There is a greater sense of urgency to foster cultural competency within a child’s educational experience and professional settings because the environment in which you grow up has a significant influence on lifelong deep cultural references. Those who grew up in culturally homogeneous environments must acquire the understanding and skills to successfully collaborate with culturally different people. This process can be challenging because our deepest references have a high emotional load. The willingness to examine the unconscious rules we have for concepts such as relationships, mental health, cleanliness, gender roles, time, and success requires an intentionally safe and secure environment. This is equally true for students and for the adults in a school community.

Both social science and business research suggest that personal and professional growth are necessary to increase cultural competency (Boutin-Foster et al., 2008). This involves introspection, self-awareness, and the ability to develop the requisite interpersonal and professional skills via a two-fold process. First, an individual establishes a tangible understanding of how their own culture influences their actions. Second, they develop skills that allow them to easily and respectfully move among and between diverse cultures (Banks et al., 2001; Betancourt, 2003; Burchum, 2002; Diller & Moule, 2005; Lindsey et al., 2003; Nuñez, 2000).

Cultural competency sits on a developmental continuum and is progressive in nature. This is because an individual’s intercultural sensitivity is fluid and likely to change over time (Hammer, Bennett & Wiseman, 2003). Therefore, the continuum describes an individual’s intercultural development from an ethnocentric to ethnorelative stage of cultural understanding (Bennett, 1993; Cross et al., 1989). More recent literature suggests that developing a culturally competent skill set is an antecedent to effective practice with a culturally diverse people. This is because it is not enough to simply possess the knowledge and skills. Once we have the skills in place, we must act upon them in a responsive manner. It’s an area of personal development that is in need of continuous attention and cultivation.

For educators, cultural competency is the ability to successfully teach in cross-cultural settings. Jean Moule (2012) describes cultural competence in schools as “ certain personal and interpersonal awarenesses and sensitivities, learning specific bodies of cultural knowledge, and mastering a set of skills that, taken together, underlie effective cross-cultural teaching.” The importance of incorporating cultural competencies into learning experiences is particularly significant in international schools (Heyward, 2004). Schools like UWCSEA seek to educate a diverse community of students who identify with a variety of cultures and subcultures. As UWCSEA community members, staff, students, parents, and alumni are exceedingly conscious of the need for culturally competent skills, knowledge, and attitudes.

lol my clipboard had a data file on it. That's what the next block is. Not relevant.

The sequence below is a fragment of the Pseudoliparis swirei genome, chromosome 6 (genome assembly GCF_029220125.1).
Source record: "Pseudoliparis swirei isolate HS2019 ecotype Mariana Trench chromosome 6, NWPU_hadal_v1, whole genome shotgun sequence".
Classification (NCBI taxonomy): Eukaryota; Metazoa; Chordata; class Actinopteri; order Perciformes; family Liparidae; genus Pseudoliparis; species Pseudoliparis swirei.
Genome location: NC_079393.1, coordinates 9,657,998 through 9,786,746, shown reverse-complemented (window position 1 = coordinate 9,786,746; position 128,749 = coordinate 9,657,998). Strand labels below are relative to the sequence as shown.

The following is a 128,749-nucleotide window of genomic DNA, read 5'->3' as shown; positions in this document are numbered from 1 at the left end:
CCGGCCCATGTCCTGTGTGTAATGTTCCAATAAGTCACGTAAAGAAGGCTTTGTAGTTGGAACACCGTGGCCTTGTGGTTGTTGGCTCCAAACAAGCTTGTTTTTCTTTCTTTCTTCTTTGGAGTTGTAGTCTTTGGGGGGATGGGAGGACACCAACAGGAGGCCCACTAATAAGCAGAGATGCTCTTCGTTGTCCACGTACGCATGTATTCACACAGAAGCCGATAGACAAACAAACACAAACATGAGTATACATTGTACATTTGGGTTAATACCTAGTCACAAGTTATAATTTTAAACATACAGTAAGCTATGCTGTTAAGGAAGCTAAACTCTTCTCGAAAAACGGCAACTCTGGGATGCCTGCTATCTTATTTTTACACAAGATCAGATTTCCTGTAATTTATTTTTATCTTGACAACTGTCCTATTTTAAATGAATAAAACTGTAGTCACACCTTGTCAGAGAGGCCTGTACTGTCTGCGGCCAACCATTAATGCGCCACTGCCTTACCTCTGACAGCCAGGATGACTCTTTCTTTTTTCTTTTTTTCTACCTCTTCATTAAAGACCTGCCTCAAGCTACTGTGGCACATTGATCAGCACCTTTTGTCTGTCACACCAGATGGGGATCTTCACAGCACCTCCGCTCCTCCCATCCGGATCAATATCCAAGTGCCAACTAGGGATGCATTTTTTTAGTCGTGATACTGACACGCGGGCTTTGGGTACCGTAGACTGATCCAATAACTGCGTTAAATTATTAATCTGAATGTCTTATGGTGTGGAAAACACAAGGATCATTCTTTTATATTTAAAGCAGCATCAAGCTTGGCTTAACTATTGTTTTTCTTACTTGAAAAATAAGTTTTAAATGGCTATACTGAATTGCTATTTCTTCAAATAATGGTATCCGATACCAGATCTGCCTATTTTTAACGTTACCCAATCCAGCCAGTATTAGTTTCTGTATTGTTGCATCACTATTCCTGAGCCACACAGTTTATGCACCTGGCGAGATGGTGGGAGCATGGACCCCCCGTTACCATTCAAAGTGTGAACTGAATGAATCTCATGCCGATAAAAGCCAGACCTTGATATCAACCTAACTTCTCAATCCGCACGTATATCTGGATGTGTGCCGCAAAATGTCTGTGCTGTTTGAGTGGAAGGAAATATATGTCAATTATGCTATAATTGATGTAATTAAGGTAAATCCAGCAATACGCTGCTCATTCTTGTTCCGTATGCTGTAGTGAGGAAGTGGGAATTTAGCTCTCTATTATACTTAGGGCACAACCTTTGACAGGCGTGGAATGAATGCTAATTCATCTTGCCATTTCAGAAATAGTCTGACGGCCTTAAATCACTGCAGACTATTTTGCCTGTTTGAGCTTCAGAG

The mission of the UWC movement makes cultural competency fundamental to all that we do. We see how aspects of cultural competency are embedded into the UWCSEA learning programme. In particular, students gain a greater awareness of themselves and how to effectively work with those that are culturally different through the personal and social education (PSE) curriculum. Students also learn culturally competent practices through learning in service, as they come to understand what a reciprocal partnership looks and feels like. Beyond the written curriculum, students also move towards ethnorelative practices through their social interactions. Simply being in the home of a family who is culturally different and learning how to value a different way to enjoy a meal together prepares our students for their lives beyond UWCSEA.

Though cultural competency is unquestionably a large and complex construct, it is central to successful interactions between culturally diverse people. We believe that it is a pivotal factor in our success with delivering our mission, and therefore in individual student success. At UWCSEA, from our admission policy to our teaching and learning practice, we take into account students’ varied cultural perspectives and incorporate that knowledge to develop rapport with and deepened understanding of and between our culturally different students (Zoller Booth & Nieto, 2010).

Ecumene is a term used by geographers to mean inhabited land. It generally refers to land where people have made their permanent home, and to all work areas that are considered occupied and used for agricultural or any other economic purpose.


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16 Jun 2017